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Saturday, March 20, 2010

Saturday Big Blue Smurf Blogging: What They Said - Special How Did I Miss This Edition
Posted by Jill | 8:13 AM
This morning I was trying to find video of figure skater Johnny Weir's hilarious alter-ego, "Vyacheslav Romanov", a Russian gossip (what else?) journalist who bears an amazing resemblance to Orly Taitz (who is now running for Secretary of State in California so she can investigate Barack Obama's citizenship) to accompany the link to the story. And while clicking around, I came across this amazing article by LZ Granderson about Weir, sports, and homophobia written last month after the Olympics over at ESPN.com, of all places.

Money quote:
After all, "gay" simply means you're attracted to the same gender. It doesn't mean you're graceful on skates. If it did, the NHL should consider some rebranding.

Being gay can't mean you're overly dramatic, because Brett Favre is the biggest drama queen in all of sports, and besides, after nearly 20 years in the NFL, he's probably slapped more man booty than all the gay men in San Francisco combined. Do we question his sexuality?

Am playing devil's advocate? Of course I am. But it's not just for the sake of being a contrarian. I'm suggesting a slight paradigm shift with regard to our views of what it means to be masculine. Society adopts terms like "metrosexual" so men can clip their nose hairs in peace. Talking heads coin phrases like "bromance" so men can have real friendships. There's so much posturing and projection happening on a daily basis that sometimes I wonder if straight men suffer from the effects of homophobia more than gay men do.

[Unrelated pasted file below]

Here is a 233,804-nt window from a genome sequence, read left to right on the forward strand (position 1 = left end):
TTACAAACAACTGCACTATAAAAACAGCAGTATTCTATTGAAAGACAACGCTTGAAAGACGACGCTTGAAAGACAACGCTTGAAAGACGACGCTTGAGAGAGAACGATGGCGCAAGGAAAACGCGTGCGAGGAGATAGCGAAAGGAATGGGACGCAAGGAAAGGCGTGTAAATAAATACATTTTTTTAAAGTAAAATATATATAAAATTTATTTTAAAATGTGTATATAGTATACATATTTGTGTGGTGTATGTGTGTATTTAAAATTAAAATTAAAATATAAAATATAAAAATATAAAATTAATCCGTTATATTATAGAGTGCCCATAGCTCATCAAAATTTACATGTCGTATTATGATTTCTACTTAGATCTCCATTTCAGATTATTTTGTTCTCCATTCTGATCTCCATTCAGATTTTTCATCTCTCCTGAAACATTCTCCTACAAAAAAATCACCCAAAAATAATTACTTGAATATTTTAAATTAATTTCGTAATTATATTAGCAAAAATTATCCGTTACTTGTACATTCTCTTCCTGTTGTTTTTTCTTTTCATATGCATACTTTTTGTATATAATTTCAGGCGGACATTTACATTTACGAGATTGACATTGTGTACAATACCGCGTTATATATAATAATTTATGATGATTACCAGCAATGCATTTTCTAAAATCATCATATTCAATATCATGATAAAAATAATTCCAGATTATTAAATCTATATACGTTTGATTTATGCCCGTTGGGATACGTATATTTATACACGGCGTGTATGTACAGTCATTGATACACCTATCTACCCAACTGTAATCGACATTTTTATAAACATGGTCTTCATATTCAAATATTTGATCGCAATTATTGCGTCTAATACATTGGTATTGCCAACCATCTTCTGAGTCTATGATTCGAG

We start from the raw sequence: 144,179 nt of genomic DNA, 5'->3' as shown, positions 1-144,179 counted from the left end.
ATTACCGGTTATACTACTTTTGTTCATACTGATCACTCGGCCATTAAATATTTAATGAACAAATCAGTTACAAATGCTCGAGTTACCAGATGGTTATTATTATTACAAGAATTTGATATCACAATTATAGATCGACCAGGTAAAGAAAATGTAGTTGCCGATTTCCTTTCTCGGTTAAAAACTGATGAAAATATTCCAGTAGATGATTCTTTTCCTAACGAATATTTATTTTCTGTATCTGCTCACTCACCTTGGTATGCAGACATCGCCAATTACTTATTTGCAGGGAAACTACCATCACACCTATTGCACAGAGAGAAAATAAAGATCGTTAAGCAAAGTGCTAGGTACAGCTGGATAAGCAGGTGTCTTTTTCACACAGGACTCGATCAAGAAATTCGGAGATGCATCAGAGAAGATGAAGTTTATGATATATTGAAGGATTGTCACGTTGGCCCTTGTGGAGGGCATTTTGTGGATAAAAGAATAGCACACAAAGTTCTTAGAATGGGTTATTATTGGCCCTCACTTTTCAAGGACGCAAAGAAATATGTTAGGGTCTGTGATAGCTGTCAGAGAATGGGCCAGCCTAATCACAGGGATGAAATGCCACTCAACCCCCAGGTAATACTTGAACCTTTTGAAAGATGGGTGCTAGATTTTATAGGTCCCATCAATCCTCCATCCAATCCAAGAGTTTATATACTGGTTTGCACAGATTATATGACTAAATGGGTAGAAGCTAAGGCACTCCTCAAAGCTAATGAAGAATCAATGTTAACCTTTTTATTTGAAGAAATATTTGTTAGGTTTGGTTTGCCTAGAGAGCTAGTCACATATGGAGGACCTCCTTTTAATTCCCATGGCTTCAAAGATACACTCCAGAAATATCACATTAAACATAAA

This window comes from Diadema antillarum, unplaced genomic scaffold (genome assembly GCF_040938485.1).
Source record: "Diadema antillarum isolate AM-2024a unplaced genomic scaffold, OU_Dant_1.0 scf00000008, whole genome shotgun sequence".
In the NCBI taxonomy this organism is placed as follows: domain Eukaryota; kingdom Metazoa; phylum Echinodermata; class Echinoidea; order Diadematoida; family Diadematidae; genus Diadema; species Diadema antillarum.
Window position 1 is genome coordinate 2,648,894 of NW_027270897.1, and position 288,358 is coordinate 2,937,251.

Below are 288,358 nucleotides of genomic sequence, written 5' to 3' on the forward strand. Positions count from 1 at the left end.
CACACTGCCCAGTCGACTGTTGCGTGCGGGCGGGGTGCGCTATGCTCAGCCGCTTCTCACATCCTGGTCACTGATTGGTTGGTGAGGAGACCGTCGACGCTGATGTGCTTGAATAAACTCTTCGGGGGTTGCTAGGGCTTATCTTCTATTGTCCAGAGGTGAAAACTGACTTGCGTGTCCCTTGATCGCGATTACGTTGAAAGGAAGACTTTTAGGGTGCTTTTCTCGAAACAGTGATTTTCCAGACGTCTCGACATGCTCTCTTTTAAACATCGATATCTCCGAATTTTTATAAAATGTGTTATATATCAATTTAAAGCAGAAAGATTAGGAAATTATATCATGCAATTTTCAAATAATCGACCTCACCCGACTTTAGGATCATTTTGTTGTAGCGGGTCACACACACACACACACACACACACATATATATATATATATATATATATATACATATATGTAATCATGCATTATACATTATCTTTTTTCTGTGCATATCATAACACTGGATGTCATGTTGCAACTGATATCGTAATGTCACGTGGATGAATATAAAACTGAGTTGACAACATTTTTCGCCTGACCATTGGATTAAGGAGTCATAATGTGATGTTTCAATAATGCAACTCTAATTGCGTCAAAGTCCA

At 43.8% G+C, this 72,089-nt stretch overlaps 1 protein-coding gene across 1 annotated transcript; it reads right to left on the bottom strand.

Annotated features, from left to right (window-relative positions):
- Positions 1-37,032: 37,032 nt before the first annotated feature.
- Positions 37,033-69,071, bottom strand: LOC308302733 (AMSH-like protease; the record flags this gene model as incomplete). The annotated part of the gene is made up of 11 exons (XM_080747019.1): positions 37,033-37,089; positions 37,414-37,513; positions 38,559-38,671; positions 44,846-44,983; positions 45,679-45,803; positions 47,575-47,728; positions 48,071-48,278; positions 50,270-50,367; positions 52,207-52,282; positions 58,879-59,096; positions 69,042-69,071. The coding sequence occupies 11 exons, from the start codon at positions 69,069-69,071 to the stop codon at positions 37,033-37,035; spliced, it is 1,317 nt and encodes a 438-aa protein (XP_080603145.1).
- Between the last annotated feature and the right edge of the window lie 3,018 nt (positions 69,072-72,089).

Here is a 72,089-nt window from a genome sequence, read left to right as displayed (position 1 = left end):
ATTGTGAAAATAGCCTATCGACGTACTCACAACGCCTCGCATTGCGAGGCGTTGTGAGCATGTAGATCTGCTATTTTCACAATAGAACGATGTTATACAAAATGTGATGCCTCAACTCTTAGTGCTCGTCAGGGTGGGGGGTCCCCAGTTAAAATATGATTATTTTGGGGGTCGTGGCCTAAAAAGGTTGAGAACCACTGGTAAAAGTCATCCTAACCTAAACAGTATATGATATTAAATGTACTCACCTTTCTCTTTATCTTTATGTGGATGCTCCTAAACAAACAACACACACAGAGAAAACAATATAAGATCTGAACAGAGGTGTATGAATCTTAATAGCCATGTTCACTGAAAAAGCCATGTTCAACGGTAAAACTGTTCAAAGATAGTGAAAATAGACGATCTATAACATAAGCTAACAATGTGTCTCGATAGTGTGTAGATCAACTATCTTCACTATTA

Look, I know a lot of guys who love women in the Eros sense of the word but who don't follow sports and couldn't pick Kobe Bryant out of a lineup of dwarfs.

Conversely, I have a friend who once had to be physically restrained from beating the snot out of a ref during a league basketball game, and he's been with his boyfriend for more than 10 years.

These are not examples of anomalies. These are examples within the kaleidoscope of life, and if some of us would take off our black-and-white blinders long enough -- and perhaps stop acting the way we think we're supposed to act -- we might actually begin to see and appreciate the diversity within the lexicon of manhood. This philosophy isn't just about creating an environment in which it's comfortable for gay men to compete in sports. It's also about creating a space in which it's OK for straight men not to.


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Anonymous Anonymous said...

That's a great article Jill. Strange that as someone who visits espn.com I had never read it before.


Blogger D. said...

I've linked to this.